My brother Dominic was born on June 1, 2005. To my parents, he was an accident, an unplanned fourth child. But he was also a blessing. As I held him in my small, 8-year-old arms for the first time, I immediately felt bonded in a way only older siblings do; a love so deep it would be impossible to reach the bottom of my heart.
Looking at him that first day, I could already picture how my life would change with him in it. The Rodriguez children were now a group of four—two girls, two boys; a perfect balance. Dominic would play sports, charm a couple of hearts, perhaps even dent my car when I allowed him to take it out for a ride on a weekend home from college. He never got to do those things. Instead, some higher power gave Dominic Wynne-Tolon Rodriguez a life no one in my family ever saw coming. My brother is autistic.
Dominic was diagnosed at two-and-a-half years old. While his diagnosis came as a shock, I accepted it and moved on. My parents, searching for blame, were bitter and lost for some time. It was like a light went out and we didn’t have a replacement bulb.
The kid who once looked me in the eye couldn’t hold my gaze. Certain noises would be too much for him, and he would cover his ears at the slightest sound. He didn’t speak then; 15 years later, he still doesn’t.
According to a 2016 study from the Centers for Disease Control and Prevention, approximately one in 54 children in the U.S. were diagnosed with an autism spectrum disorder (ASD) that year. Not every autistic child is the same, something I wish more people understood. Often when I tell people my brother is autistic, they envision Leonardo DiCaprio in What’s Eating Gilbert Grape or maybe Freddie Highmore in The Good Doctor.
Most medical professionals place children on a spectrum to denote their developmental progress and abilities. It runs from Asperger’s syndrome, whose sufferers are high-functioning and can participate in daily life, including holding conversations and managing their behaviors, to folks who are low-functioning, like my brother, who have a hard time communicating, suffer from extreme obsessive-compulsive disorder, and struggle expressing emotions that fit into the societal standard.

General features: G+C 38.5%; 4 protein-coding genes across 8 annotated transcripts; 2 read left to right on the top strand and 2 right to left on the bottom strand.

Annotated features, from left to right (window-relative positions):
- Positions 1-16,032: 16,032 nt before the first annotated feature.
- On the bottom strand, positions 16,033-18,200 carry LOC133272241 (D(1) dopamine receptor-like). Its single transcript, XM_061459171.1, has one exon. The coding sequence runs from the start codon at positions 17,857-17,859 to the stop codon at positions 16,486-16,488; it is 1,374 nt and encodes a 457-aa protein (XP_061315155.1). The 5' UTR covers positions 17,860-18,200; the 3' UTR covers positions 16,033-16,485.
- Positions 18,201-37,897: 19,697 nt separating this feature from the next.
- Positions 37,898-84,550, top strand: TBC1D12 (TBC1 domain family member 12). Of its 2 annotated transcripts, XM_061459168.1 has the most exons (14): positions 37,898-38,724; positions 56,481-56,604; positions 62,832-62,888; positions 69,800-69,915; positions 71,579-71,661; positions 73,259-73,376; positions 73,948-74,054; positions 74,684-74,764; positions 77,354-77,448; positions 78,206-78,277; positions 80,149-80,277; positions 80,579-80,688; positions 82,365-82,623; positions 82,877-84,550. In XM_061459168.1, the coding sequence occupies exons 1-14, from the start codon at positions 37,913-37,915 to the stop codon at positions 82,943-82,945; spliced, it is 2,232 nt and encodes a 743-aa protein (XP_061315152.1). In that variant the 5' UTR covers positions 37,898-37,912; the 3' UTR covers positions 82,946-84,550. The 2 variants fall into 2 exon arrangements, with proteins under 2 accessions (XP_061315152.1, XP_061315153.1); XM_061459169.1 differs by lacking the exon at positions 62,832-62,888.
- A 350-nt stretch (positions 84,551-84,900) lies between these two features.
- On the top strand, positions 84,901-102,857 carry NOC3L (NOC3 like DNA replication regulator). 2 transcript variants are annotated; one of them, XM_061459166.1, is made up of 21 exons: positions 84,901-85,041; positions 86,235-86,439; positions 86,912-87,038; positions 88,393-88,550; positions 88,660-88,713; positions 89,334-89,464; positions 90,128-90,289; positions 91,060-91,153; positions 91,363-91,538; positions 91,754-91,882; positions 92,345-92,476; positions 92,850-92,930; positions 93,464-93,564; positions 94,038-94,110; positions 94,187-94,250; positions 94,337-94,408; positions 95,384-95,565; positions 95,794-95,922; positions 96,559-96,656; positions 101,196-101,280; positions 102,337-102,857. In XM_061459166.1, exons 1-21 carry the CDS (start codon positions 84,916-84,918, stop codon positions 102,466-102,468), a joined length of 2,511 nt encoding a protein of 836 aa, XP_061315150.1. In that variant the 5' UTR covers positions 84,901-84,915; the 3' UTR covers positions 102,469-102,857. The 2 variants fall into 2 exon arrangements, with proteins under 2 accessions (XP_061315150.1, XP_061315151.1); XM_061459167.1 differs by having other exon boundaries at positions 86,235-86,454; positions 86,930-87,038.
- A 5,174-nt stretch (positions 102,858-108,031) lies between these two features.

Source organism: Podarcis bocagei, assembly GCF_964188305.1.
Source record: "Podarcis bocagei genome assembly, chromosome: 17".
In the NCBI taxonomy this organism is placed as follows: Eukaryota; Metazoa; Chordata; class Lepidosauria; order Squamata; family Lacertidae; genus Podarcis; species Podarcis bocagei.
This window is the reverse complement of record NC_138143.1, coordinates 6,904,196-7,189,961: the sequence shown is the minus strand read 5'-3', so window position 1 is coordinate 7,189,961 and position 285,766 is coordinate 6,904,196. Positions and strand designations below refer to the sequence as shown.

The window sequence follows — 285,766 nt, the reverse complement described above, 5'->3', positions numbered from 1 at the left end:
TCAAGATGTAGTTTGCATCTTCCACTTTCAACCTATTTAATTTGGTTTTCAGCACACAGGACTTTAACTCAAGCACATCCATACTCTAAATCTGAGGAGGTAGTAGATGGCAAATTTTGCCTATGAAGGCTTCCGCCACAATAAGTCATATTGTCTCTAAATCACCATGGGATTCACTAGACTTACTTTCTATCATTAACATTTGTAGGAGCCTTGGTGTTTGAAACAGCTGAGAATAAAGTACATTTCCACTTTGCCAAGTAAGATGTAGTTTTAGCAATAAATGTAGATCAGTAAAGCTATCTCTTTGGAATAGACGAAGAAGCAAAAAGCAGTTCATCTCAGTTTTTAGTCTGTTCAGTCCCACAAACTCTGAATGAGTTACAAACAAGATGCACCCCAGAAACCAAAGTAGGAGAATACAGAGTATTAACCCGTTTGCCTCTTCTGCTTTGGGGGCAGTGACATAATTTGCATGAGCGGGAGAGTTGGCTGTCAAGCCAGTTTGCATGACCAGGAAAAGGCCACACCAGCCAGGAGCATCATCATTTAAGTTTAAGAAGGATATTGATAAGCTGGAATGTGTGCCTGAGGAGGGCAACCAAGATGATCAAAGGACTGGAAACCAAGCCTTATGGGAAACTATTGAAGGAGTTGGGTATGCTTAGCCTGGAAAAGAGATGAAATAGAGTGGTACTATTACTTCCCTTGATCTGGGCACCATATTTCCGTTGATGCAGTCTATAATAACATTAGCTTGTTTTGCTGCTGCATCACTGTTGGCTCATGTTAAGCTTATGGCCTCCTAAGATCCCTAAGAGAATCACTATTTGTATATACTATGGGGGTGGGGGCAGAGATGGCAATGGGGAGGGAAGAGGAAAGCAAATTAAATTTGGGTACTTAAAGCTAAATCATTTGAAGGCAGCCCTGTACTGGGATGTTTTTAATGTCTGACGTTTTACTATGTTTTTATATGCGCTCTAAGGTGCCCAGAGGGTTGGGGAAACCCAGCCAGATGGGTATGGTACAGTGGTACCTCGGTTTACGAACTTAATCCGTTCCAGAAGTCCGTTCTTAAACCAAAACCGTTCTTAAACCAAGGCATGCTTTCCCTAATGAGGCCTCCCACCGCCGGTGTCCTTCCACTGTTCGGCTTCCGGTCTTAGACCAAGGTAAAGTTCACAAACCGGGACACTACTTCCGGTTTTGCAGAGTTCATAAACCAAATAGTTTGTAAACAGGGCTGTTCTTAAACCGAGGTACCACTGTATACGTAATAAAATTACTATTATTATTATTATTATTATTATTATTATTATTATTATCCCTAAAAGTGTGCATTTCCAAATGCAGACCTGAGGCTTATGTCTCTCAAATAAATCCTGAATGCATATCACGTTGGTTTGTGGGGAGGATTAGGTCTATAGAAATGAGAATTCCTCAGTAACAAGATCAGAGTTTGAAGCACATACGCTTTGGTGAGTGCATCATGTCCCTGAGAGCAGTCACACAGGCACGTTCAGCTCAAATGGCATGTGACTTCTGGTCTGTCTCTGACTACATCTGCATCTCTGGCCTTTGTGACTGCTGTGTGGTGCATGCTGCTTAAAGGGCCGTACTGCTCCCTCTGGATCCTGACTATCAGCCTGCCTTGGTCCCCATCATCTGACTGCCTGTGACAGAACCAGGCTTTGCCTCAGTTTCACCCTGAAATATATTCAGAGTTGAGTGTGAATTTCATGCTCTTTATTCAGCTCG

Earlier this year, family-oriented influencer Myka Stauffer published a video on her YouTube channel announcing that she and her husband James had “rehomed” their autistic son Huxley, 5, whom they had adopted in 2017 from China. In an article she wrote for Parade in May about adopting Huxley, Stauffer says that she and her husband were told by the agency that Huxley had a “brain tumor” and “brain damage.” She explained that, at first, they weren’t open to a special needs adoption, but “as we let the idea soak in, God softened our hearts.” It wasn’t until they came home that they realized Huxley’s special needs file was “inaccurate” and that he was diagnosed with “having a stroke in utero, has level three autism [the most severe], and sensory processing disorder.”
In the now-deleted video from May 26 called “an update on our family,” Myka and James explain that they placed Huxley in another home with his new “forever family.” Myka said, “there’s not an ounce of our body that doesn’t love Huxley with all of our being. There wasn’t a minute that we didn’t try our hardest…. After multiple evaluations, numerous medical professionals have felt that he needed a different fit and that [with] his medical needs, he needed more.”
I couldn’t click at first; I slept on it. I knew watching the video would open up a wound that would take weeks to heal. The next morning, watching the video, I felt nothing. The kind of nothing there isn’t even an emotion for. It’s the one where you are so angry, sad, and confused that they cancel each other out in some weird emotional math. All I could think about was Huxley. Did the Stauffers explain to him why they were rehoming him? Does he know he’s still loved regardless? How will this affect his progress? It was hard not to be judgmental. This was their decision, their version of parenting. Who was I to question it? On the other hand, when you publicize your life, doesn’t that welcome scrutiny?